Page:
If you’ve read this all (and good for you, if you have!), you may have noticed I have very little nice to say about Stop & Shop.  I’m not trying to bash them, but they just seem very much to be operating in the wrong decade when it comes to the loyalty card program, to the general approach to grocery pricing and product offerings.  But it is worth pointing out that they have lots of additional services that no other stores offer.  For example, you can have your groceries delivered.  Or you can order online and pick them up.  Some stores even offer the Scan It feature that allows you to bag your items as you put them in the cart and skip the usual processing of each of your grocery items at the checkout.  The deli counter offers the ability to punch in your order to a kiosk and pick it up later or if you choose to wait in line, the take a number device is even high tech and computerized.  And in the produce section, you can have scales print barcodes for your individually bagged produce that work at the self-checkout.  That’s a lot of technology to throw at a grocery store but I don’t find any of it particularly helpful or useful.  Things like the Scan It or barcoded produce may improve over the normal Stop & Shop checkout process but another way to do that would be more cashiers – and that reduces my time in the store, which is more important to me than the technology used.  I wouldn’t mind trying out the deli order feature but I have a suspicion it would take five minutes to enter the order on the computer kiosk.

I should also point out that the Stop & Shop stores and the large Shaw’s store I went to are massive.  And they end up including a modern-day drug store (a la Walgreen’s) inside the grocery store.  I know I wrote earlier that one-stop shopping is important to me.  But that’s one-stop shopping for groceries.  I visit a drug store much less frequently.  And when I do, it’s usually for toothpaste or something that you can get at a normal grocery store.  I don’t need a grocery store to carry flip-flops, beachballs, RC cars, Christmas lights, etc..  All I can think of when I see that space in a grocery store is how much better the store would be at being a grocery store if they filled those aisles with Asian food specialties or some other similarly poorly represented category.  Or used it to expand their other aisles to include more varieties of products.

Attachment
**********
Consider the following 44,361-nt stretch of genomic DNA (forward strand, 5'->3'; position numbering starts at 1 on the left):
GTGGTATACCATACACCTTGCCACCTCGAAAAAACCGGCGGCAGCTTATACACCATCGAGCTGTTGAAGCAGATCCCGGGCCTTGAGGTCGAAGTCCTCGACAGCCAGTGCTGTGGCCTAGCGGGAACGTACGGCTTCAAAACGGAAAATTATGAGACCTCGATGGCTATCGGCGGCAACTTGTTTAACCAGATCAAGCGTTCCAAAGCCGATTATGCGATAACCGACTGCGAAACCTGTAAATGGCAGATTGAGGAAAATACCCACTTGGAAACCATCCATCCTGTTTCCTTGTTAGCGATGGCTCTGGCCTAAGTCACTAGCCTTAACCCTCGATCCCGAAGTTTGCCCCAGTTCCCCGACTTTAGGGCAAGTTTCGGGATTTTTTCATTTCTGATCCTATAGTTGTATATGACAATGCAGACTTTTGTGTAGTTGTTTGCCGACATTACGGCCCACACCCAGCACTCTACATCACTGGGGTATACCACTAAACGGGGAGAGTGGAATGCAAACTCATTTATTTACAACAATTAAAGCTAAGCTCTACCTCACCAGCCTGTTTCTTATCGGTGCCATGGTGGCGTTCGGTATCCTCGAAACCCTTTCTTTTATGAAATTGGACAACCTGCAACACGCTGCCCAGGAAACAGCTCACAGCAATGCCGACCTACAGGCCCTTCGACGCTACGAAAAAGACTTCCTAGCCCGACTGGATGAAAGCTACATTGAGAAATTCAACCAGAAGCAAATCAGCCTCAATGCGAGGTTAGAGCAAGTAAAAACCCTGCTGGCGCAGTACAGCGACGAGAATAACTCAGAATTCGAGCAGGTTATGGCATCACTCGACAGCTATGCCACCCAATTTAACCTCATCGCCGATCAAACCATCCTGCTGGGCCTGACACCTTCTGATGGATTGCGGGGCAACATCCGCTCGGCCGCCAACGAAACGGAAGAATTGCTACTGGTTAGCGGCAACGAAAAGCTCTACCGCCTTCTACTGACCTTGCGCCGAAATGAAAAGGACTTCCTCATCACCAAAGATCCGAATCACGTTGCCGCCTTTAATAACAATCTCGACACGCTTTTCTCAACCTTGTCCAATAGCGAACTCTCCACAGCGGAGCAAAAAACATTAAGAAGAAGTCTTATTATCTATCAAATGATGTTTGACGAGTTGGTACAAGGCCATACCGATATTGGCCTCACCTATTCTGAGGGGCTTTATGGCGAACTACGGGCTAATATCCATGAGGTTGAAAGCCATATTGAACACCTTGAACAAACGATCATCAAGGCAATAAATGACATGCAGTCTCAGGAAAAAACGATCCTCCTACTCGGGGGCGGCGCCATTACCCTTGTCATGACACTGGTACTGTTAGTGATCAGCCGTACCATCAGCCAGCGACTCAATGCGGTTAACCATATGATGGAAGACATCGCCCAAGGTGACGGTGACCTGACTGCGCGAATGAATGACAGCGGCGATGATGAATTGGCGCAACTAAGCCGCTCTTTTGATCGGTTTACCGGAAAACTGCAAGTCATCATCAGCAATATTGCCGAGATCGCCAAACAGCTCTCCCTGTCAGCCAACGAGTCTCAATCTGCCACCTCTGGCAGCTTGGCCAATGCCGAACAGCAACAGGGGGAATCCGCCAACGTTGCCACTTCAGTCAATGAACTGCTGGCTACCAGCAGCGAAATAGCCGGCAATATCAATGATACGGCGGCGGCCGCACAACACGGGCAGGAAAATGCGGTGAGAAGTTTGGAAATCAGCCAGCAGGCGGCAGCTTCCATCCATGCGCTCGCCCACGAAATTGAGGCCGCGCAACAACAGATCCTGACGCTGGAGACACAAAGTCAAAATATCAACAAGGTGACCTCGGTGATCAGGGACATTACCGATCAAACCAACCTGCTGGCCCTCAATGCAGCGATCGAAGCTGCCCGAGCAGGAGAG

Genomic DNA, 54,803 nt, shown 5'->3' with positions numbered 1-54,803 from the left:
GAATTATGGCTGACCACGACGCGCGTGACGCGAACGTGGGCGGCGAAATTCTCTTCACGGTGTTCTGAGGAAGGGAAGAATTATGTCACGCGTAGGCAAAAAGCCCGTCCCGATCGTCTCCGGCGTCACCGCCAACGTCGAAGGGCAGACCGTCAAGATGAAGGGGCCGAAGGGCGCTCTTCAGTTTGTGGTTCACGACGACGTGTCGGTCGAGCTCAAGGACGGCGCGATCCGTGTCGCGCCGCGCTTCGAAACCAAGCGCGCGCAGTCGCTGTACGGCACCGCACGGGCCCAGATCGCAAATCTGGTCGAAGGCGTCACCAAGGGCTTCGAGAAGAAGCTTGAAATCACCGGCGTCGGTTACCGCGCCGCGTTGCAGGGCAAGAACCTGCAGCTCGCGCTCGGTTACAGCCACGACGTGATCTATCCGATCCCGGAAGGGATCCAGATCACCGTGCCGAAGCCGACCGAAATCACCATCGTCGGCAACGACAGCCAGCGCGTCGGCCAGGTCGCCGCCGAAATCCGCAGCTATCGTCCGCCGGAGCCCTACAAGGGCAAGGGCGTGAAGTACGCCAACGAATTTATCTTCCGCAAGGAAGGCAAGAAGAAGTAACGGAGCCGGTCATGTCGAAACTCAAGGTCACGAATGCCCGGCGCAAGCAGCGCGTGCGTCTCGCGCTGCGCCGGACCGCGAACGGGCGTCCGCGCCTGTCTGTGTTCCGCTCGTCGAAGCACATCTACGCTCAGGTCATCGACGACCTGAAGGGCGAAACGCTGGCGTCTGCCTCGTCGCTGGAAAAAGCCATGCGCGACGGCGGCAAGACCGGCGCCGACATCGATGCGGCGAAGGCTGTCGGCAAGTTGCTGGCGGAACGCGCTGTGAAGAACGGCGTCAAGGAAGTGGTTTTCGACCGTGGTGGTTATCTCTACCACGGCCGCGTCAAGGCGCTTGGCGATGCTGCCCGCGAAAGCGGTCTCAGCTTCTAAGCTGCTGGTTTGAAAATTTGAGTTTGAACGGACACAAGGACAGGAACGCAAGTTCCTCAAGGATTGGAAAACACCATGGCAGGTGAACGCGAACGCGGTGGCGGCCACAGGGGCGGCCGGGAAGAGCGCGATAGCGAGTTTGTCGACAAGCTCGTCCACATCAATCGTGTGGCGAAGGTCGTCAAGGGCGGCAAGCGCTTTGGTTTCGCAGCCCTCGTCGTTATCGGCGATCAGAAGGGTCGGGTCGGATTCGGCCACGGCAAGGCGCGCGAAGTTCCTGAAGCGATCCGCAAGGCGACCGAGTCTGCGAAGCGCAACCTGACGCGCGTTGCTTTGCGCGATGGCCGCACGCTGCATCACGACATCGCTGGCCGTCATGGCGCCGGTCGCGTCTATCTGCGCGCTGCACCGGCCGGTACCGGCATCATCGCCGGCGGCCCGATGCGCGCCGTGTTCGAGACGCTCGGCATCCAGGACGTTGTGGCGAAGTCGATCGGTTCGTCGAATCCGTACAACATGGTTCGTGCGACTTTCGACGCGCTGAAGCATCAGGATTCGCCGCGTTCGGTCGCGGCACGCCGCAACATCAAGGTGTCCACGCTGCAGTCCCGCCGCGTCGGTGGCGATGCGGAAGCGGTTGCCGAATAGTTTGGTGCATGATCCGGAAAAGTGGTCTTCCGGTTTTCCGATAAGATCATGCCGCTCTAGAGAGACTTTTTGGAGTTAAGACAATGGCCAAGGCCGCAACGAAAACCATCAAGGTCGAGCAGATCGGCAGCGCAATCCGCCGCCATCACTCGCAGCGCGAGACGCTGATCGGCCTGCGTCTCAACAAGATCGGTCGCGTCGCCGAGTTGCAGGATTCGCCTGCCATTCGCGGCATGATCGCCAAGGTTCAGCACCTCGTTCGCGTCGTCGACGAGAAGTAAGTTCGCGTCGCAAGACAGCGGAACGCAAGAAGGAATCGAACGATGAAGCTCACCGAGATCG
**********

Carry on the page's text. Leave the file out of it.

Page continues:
My conclusion is probably predictable.  Based on price, Market Basket is the clear winner.  Based on selection, it is the winner, although the lack of stock of some items on a routine basis probably brings it down to being equal with others.  I like Hannaford and if I could find a bigger one with better selection, I might make visiting there a regular thing.  Shaw’s is fine once in a while (and for their bakery cookies) but their prices are not consistently low enough to make the store a worthwhile regular.  And Stop & Shop?  I have nothing nice to say so I won’t say anything more about them at all.

Finally, I was actually planning to make this a 6 store comparison.  I shopped and saved receipts at Whole Foods and Wegmans in addition to the 4 above.  The experience at Wegmans was so different from what I expected, that will get its own post.  As for Whole Foods, you probably already know the result.  Most things at Market Basket didn’t have a comparable item at Whole Foods and the few that did were clearly priced better anywhere other than Whole Foods.  You can see the prices in the spreadsheet but the result is pretty obvious: Whole Foods will remain a place to go for specialty items and prepared foods.  They have lots more flavors of Hint water, even if the price averages $1.89 for it.  You get 5 cents off for each reusable grocery bag you bring that is used.  Oh, and their bakery cookies are pretty good and have the perk of coming in a huge bucket!

2 Responses to “The Great Grocery Store Comparison”

  1. […] The Great Grocery Store Comparison […]

  2. Ken says:

    There have been a few grocery comparisons done by the local news media. Here’s one that includes Wegman’s, Target, and Walmart. Walmart comes in second highest!

    http://www.wcvb.com/money/price-check-which-boston-supermarket-chain-is-cheapest/29909582